Fetal Alcohol Spectrum Disorders (FASD)

Fetal alcohol spectrum disorders (FASD) include such conditions as fetal alcohol syndrome (FAS), including partial FAS (pFAS); fetal alcohol effects (FAE); alcohol-related neurodevelopmental disorder (ARND); and alcohol-related birth defects (ARBD). These conditions result in varying degrees of physical, mental, and behavioral problems that may develop in a child whose mother drank alcohol during pregnancy. FASDs are the most common known cause of intellectual disability in the United States.

Sarah, Child of Alcohol

Sarah was quiet and never caused any trouble in elementary school, but she had few friends and never fit in. Although she got fair grades, the teachers never knew how difficult the lessons were for her. When Sarah got to high school, however, she stopped trying to learn the lessons that were difficult for her, and she just barely graduated. Sarah had fetal alcohol effects (FAE), which were the result of her mother's drinking alcohol during pregnancy.

A person with FAE has some of the symptoms of fetal alcohol syndrome (FAS), but not enough to be diagnosed with the full syndrome * . Many of Sarah's teenage friends outgrew their immaturity, forgetfulness, and learning problems, but Sarah did not. The effects of her mother's drinking while pregnant with Sarah continue to follow Sarah throughout her life.

Not everyone with FAS or FAE has been identified, and researchers estimated that as many as 1 in every 500 children born in the United States may have FAE or FAS as of 2016. FAE and FAS are not contagious.

What Causes Fetal Alcohol Syndrome?

Alcohol use during pregnancy can cause FAS. When a woman drinks alcohol during pregnancy, it can have a range of effects on the fetus * , from subtle symptoms, such as Sarah had, to full FAS. FAS is a group of similar characteristics found in affected babies. These characteristics may include low birth weight, distinctive facial features, learning problems, and intellectual disability.

Like most drugs, alcohol passes through the mother's placenta * directly into the fetal bloodstream. In the fetus, alcohol slows down the central nervous system and is broken down by the immature liver of the fetus, which cannot handle this poisonous substance effectively. Alcohol stays in the fetus for a long period, even after it has left the mother's body.

Basics about Fetal Alcohol Spectrum Disorders

Basics about Fetal Alcohol Spectrum Disorders
SOURCE: Centers for Disease Control and Prevention. “Fetal Alcohol Spectrum Disorders (FASDs).” Available at: http://www.cdc.gov/ncbddd/fasd/features/prevalence-at-risk.html (accessed August 20, 2015).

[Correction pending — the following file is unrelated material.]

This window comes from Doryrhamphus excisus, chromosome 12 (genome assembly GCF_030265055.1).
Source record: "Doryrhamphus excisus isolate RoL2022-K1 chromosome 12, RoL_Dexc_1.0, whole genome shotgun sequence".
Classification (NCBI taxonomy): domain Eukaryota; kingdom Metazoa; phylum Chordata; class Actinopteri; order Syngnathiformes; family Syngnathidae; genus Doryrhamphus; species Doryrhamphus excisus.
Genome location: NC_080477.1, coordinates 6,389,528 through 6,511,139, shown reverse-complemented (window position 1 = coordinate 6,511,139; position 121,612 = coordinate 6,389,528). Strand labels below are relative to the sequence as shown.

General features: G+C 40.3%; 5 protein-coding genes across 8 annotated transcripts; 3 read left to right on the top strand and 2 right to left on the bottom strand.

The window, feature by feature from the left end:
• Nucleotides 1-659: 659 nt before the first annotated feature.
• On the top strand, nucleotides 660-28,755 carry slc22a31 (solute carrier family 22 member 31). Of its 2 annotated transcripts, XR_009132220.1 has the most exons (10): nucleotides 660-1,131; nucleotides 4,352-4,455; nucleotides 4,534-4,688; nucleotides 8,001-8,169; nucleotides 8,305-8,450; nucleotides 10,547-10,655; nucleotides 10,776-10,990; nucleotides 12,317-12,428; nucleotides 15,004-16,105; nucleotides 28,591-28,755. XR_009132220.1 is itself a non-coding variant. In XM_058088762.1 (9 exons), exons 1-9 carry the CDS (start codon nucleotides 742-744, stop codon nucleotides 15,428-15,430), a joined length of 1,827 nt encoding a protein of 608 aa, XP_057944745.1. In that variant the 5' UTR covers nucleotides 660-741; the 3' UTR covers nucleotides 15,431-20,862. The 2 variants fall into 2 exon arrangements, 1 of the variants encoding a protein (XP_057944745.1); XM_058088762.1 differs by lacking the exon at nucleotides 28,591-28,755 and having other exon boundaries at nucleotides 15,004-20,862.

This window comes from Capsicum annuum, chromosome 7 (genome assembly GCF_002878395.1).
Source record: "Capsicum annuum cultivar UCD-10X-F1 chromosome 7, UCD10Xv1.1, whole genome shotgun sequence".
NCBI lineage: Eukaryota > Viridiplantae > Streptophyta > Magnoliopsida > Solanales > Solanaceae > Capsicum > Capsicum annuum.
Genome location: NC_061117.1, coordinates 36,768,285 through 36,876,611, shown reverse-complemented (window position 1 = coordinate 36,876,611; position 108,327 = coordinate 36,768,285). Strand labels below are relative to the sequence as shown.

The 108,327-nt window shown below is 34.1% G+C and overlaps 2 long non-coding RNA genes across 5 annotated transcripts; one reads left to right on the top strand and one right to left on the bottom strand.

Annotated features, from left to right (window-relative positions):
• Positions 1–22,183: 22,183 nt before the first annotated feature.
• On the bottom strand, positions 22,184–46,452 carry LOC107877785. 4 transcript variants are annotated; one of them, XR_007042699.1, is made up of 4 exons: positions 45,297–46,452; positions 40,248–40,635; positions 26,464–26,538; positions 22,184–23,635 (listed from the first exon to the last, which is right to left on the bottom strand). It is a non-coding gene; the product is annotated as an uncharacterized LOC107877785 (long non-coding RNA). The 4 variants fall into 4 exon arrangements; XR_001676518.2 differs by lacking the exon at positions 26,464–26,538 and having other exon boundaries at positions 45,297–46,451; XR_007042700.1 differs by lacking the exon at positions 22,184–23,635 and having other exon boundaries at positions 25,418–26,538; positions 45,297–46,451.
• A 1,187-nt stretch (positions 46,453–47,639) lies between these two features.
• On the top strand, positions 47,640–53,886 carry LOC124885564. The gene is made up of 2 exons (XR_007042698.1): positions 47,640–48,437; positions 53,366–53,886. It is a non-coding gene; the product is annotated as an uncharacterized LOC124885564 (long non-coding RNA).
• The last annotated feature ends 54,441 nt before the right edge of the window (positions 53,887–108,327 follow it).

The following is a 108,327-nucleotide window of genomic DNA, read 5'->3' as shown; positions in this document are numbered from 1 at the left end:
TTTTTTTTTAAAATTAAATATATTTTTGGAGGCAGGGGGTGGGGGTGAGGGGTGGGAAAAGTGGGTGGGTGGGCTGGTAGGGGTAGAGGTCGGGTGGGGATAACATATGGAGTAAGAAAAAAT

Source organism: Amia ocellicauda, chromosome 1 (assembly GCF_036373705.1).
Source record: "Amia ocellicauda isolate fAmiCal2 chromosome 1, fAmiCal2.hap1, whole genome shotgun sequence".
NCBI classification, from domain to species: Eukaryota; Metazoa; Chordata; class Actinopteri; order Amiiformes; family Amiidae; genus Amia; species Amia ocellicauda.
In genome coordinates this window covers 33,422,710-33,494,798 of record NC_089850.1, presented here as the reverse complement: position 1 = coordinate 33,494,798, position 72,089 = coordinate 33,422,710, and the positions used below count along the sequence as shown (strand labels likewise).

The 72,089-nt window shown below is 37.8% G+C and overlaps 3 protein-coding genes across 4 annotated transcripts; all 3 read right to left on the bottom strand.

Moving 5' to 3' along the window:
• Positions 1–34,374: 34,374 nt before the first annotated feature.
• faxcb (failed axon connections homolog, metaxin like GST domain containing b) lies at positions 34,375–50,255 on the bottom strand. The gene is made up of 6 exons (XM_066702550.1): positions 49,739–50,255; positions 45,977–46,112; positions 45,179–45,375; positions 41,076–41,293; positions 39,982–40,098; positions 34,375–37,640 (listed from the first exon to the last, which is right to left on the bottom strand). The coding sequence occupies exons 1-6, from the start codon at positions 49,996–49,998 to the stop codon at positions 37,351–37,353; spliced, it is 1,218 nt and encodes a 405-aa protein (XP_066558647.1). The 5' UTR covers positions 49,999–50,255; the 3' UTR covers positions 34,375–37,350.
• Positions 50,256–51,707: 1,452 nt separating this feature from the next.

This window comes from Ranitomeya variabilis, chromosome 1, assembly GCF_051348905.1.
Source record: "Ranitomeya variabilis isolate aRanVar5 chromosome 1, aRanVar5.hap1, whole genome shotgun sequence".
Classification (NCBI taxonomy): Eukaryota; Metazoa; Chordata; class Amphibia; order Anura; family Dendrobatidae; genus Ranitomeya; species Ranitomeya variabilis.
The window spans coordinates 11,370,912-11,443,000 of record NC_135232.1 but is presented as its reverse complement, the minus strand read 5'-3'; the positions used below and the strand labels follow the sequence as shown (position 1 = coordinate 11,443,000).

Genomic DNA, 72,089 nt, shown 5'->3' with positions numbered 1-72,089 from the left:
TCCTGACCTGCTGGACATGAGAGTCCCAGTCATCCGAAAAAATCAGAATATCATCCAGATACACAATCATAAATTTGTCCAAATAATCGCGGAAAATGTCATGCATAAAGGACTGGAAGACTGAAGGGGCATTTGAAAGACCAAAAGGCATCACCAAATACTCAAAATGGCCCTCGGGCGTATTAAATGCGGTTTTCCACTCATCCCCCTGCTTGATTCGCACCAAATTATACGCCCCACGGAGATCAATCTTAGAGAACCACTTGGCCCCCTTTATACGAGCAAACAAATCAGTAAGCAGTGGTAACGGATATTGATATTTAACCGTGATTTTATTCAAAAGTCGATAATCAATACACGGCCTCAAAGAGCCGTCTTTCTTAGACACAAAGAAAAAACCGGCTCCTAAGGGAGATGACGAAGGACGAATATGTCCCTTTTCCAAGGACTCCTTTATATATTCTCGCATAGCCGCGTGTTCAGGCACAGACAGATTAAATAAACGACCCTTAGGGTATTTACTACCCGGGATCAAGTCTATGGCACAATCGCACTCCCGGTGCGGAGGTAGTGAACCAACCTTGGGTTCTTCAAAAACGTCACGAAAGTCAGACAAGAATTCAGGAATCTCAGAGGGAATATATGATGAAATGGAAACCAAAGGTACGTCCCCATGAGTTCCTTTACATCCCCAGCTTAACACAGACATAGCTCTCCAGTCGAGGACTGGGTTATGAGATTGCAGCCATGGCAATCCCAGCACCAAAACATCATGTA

What Happens When Babies Have Fetal Alcohol Syndrome?

Facial characteristics

Babies with FAS have a distinctive appearance. Characteristics may include:

Other characteristics

The general characteristics associated with FAS may include:

Fetal alcohol effects

Children with FAE may not have the facial and physical characteristics of children with FAS, but they do have many of the same behavior and learning problems caused by prenatal alcohol exposure.

How Can Fetal Alcohol Syndrome Be Prevented?

FAS is 100 percent preventable. A pregnant woman should not drink alcohol because there is no known safe amount of alcohol use during pregnancy or while trying to get pregnant. All types of alcohol are equally harmful, including all wines and beer. When a pregnant woman drinks alcohol, so does her baby.


In 1973, researchers at the University of Washington named the group of symptoms that can result from alcohol use during pregnancy “fetal alcohol syndrome.” In 1987, the U.S. Surgeon General said that no known safe level of alcohol use during pregnancy exists. Among those who issued earlier warnings were:

See also Alcoholism • Birth Defects: Overview • Cleft Palate • Intellectual Disability • Prematurity


Books and Articles

Catterick, Maria, Liam Curran, and Ed Riley. Understanding Fetal Alcohol Spectrum Disorder: A Guide to FASD for Parents, Carers and Professionals. London: Jessica Kingsley Publishers, 2014.

Wenner, Melinda Moyer. “How Much Alcohol Is Safe for Expectant Mothers?” Scientific American, January 4, 2013. http://www.scientificamerican.com/article/how-much-alcohol-is-safe-forexpecting-mothers (accessed June 9, 2016).


Centers for Disease Control and Prevention. “Fetal Alcohol Spectrum Disorders (FASDs).” http://www.cdc.gov/ncbddd/fasd/ (accessed December 7, 2015).

Connecticut Clearinghouse. “Fetal Alcohol Spectrum Disorders/Prenatal Drug Exposure.” Connecticut Center for Prevention, Wellness and Recovery. https://www.ctclearinghouse.org/Topics/topic.asp?TopicID=53 (accessed December 7, 2015).


March of Dimes. 1275 Mamaroneck Ave., White Plains, NY 10605. Telephone: 914-997-4488. Website: http://www.marchofdimes.org (accessed December 7, 2015).

National Institute on Alcohol Abuse and Alcoholism. 5635 Fishers Ln., MSC, 9304, Bethesda, MD 20892-9304. Telephone: 301-4433860. Website: http://www.niaaa.nih.gov (accessed December 7, 2015).

National Organization on Fetal Alcohol Syndrome. 1200 Eton Court, NW, Third Floor, Washington, DC 20007. Toll-free: 800-66-NOFAS. Website: http://www.nofas.org (accessed December 7, 2015).

* syndrome is a group or pattern of symptoms or signs that occur together.

* fetus (FEE-tus) is the term for an unborn human after it is an embryo, from nine weeks after fertilization until childbirth.

* placenta (pluh-SEN-ta) is an organ that provides nutrients and oxygen to a developing baby; it is located within the womb during pregnancy.

* cleft palate is a gap or split in the roof of the mouth (the palate). It occurs when the palate of a fetus does not develop properly during the first months of pregnancy.

Disclaimer:   This information is not a tool for self-diagnosis or a substitute for professional care.

(MLA 8th Edition)